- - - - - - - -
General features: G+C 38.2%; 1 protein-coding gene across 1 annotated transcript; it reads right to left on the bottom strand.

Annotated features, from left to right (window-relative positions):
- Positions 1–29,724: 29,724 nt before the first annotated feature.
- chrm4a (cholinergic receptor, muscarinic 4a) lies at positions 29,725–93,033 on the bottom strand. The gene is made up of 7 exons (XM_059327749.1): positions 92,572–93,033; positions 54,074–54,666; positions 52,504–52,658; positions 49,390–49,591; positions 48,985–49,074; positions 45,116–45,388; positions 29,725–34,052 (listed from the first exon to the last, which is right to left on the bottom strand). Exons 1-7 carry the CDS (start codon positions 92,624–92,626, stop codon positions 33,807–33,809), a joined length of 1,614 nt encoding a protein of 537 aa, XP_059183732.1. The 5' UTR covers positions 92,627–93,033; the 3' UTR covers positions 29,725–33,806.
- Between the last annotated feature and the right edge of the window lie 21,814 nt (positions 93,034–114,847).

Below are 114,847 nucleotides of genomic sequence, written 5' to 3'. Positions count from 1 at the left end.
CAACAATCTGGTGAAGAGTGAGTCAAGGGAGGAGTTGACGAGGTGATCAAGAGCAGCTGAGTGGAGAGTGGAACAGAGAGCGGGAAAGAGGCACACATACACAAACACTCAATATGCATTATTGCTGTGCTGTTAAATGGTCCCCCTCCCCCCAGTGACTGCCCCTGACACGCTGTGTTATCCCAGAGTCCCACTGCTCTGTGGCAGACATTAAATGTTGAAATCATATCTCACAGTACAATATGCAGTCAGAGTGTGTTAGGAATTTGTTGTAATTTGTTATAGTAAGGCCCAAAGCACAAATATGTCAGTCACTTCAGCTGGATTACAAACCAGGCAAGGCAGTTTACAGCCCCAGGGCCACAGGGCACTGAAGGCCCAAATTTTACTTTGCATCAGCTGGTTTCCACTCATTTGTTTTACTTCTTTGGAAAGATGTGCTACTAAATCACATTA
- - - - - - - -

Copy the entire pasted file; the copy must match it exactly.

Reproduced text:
General features: G+C 38.2%; 1 protein-coding gene across 1 annotated transcript; it reads right to left on the bottom strand.

Annotated features, from left to right (window-relative positions):
- Positions 1–29,724: 29,724 nt before the first annotated feature.
- chrm4a (cholinergic receptor, muscarinic 4a) lies at positions 29,725–93,033 on the bottom strand. The gene is made up of 7 exons (XM_059327749.1): positions 92,572–93,033; positions 54,074–54,666; positions 52,504–52,658; positions 49,390–49,591; positions 48,985–49,074; positions 45,116–45,388; positions 29,725–34,052 (listed from the first exon to the last, which is right to left on the bottom strand). Exons 1-7 carry the CDS (start codon positions 92,624–92,626, stop codon positions 33,807–33,809), a joined length of 1,614 nt encoding a protein of 537 aa, XP_059183732.1. The 5' UTR covers positions 92,627–93,033; the 3' UTR covers positions 29,725–33,806.
- Between the last annotated feature and the right edge of the window lie 21,814 nt (positions 93,034–114,847).

Below are 114,847 nucleotides of genomic sequence, written 5' to 3'. Positions count from 1 at the left end.
CAACAATCTGGTGAAGAGTGAGTCAAGGGAGGAGTTGACGAGGTGATCAAGAGCAGCTGAGTGGAGAGTGGAACAGAGAGCGGGAAAGAGGCACACATACACAAACACTCAATATGCATTATTGCTGTGCTGTTAAATGGTCCCCCTCCCCCCAGTGACTGCCCCTGACACGCTGTGTTATCCCAGAGTCCCACTGCTCTGTGGCAGACATTAAATGTTGAAATCATATCTCACAGTACAATATGCAGTCAGAGTGTGTTAGGAATTTGTTGTAATTTGTTATAGTAAGGCCCAAAGCACAAATATGTCAGTCACTTCAGCTGGATTACAAACCAGGCAAGGCAGTTTACAGCCCCAGGGCCACAGGGCACTGAAGGCCCAAATTTTACTTTGCATCAGCTGGTTTCCACTCATTTGTTTTACTTCTTTGGAAAGATGTGCTACTAAATCACATTA